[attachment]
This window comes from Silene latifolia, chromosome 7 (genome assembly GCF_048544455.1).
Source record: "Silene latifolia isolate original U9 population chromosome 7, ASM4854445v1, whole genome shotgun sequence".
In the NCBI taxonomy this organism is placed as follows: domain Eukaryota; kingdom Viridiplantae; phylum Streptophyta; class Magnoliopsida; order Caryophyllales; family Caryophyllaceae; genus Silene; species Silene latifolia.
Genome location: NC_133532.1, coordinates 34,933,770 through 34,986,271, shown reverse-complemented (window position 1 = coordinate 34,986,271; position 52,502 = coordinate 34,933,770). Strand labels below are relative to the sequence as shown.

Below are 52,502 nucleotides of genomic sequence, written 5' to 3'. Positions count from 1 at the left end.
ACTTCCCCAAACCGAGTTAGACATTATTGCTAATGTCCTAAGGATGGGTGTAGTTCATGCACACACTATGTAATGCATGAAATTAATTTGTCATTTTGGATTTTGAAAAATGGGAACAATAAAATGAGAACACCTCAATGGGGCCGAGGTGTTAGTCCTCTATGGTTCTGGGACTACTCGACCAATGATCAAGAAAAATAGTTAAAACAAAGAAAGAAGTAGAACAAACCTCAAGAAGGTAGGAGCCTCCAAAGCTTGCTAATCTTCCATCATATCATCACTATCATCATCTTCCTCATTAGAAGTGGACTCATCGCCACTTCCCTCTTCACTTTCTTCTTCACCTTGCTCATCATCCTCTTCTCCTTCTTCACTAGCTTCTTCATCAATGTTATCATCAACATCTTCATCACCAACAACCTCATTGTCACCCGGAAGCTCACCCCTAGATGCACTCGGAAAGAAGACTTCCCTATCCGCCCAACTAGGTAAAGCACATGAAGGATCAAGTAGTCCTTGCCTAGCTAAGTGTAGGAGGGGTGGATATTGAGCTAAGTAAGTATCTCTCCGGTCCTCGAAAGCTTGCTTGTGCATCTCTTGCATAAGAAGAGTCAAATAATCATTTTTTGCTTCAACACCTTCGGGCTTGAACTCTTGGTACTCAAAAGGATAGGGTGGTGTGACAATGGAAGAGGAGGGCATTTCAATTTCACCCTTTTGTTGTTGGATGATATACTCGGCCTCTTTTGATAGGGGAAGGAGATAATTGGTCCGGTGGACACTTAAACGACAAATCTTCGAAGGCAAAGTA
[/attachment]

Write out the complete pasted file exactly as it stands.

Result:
This window comes from Silene latifolia, chromosome 7 (genome assembly GCF_048544455.1).
Source record: "Silene latifolia isolate original U9 population chromosome 7, ASM4854445v1, whole genome shotgun sequence".
In the NCBI taxonomy this organism is placed as follows: domain Eukaryota; kingdom Viridiplantae; phylum Streptophyta; class Magnoliopsida; order Caryophyllales; family Caryophyllaceae; genus Silene; species Silene latifolia.
Genome location: NC_133532.1, coordinates 34,933,770 through 34,986,271, shown reverse-complemented (window position 1 = coordinate 34,986,271; position 52,502 = coordinate 34,933,770). Strand labels below are relative to the sequence as shown.

Below are 52,502 nucleotides of genomic sequence, written 5' to 3'. Positions count from 1 at the left end.
ACTTCCCCAAACCGAGTTAGACATTATTGCTAATGTCCTAAGGATGGGTGTAGTTCATGCACACACTATGTAATGCATGAAATTAATTTGTCATTTTGGATTTTGAAAAATGGGAACAATAAAATGAGAACACCTCAATGGGGCCGAGGTGTTAGTCCTCTATGGTTCTGGGACTACTCGACCAATGATCAAGAAAAATAGTTAAAACAAAGAAAGAAGTAGAACAAACCTCAAGAAGGTAGGAGCCTCCAAAGCTTGCTAATCTTCCATCATATCATCACTATCATCATCTTCCTCATTAGAAGTGGACTCATCGCCACTTCCCTCTTCACTTTCTTCTTCACCTTGCTCATCATCCTCTTCTCCTTCTTCACTAGCTTCTTCATCAATGTTATCATCAACATCTTCATCACCAACAACCTCATTGTCACCCGGAAGCTCACCCCTAGATGCACTCGGAAAGAAGACTTCCCTATCCGCCCAACTAGGTAAAGCACATGAAGGATCAAGTAGTCCTTGCCTAGCTAAGTGTAGGAGGGGTGGATATTGAGCTAAGTAAGTATCTCTCCGGTCCTCGAAAGCTTGCTTGTGCATCTCTTGCATAAGAAGAGTCAAATAATCATTTTTTGCTTCAACACCTTCGGGCTTGAACTCTTGGTACTCAAAAGGATAGGGTGGTGTGACAATGGAAGAGGAGGGCATTTCAATTTCACCCTTTTGTTGTTGGATGATATACTCGGCCTCTTTTGATAGGGGAAGGAGATAATTGGTCCGGTGGACACTTAAACGACAAATCTTCGAAGGCAAAGTA